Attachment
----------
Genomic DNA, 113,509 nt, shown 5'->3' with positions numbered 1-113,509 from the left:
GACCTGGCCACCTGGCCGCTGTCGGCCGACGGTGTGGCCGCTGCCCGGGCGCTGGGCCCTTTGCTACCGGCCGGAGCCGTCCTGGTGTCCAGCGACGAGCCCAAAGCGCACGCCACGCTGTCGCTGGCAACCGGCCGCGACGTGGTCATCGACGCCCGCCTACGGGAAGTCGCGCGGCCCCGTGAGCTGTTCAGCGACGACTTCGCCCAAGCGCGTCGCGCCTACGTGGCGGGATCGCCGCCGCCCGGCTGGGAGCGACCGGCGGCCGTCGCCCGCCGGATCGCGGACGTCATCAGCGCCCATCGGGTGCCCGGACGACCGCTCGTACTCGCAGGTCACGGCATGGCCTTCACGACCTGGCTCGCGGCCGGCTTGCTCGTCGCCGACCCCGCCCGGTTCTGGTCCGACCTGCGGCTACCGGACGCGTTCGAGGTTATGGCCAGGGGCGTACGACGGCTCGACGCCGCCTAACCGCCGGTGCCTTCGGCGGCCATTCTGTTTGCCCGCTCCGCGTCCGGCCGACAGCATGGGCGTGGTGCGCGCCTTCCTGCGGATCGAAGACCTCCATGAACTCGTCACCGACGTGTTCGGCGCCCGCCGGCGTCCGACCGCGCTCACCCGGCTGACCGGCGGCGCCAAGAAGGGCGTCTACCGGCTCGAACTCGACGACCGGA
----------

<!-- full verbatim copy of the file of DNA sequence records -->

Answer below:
Genomic DNA, 113,509 nt, shown 5'->3' with positions numbered 1-113,509 from the left:
GACCTGGCCACCTGGCCGCTGTCGGCCGACGGTGTGGCCGCTGCCCGGGCGCTGGGCCCTTTGCTACCGGCCGGAGCCGTCCTGGTGTCCAGCGACGAGCCCAAAGCGCACGCCACGCTGTCGCTGGCAACCGGCCGCGACGTGGTCATCGACGCCCGCCTACGGGAAGTCGCGCGGCCCCGTGAGCTGTTCAGCGACGACTTCGCCCAAGCGCGTCGCGCCTACGTGGCGGGATCGCCGCCGCCCGGCTGGGAGCGACCGGCGGCCGTCGCCCGCCGGATCGCGGACGTCATCAGCGCCCATCGGGTGCCCGGACGACCGCTCGTACTCGCAGGTCACGGCATGGCCTTCACGACCTGGCTCGCGGCCGGCTTGCTCGTCGCCGACCCCGCCCGGTTCTGGTCCGACCTGCGGCTACCGGACGCGTTCGAGGTTATGGCCAGGGGCGTACGACGGCTCGACGCCGCCTAACCGCCGGTGCCTTCGGCGGCCATTCTGTTTGCCCGCTCCGCGTCCGGCCGACAGCATGGGCGTGGTGCGCGCCTTCCTGCGGATCGAAGACCTCCATGAACTCGTCACCGACGTGTTCGGCGCCCGCCGGCGTCCGACCGCGCTCACCCGGCTGACCGGCGGCGCCAAGAAGGGCGTCTACCGGCTCGAACTCGACGACCGGA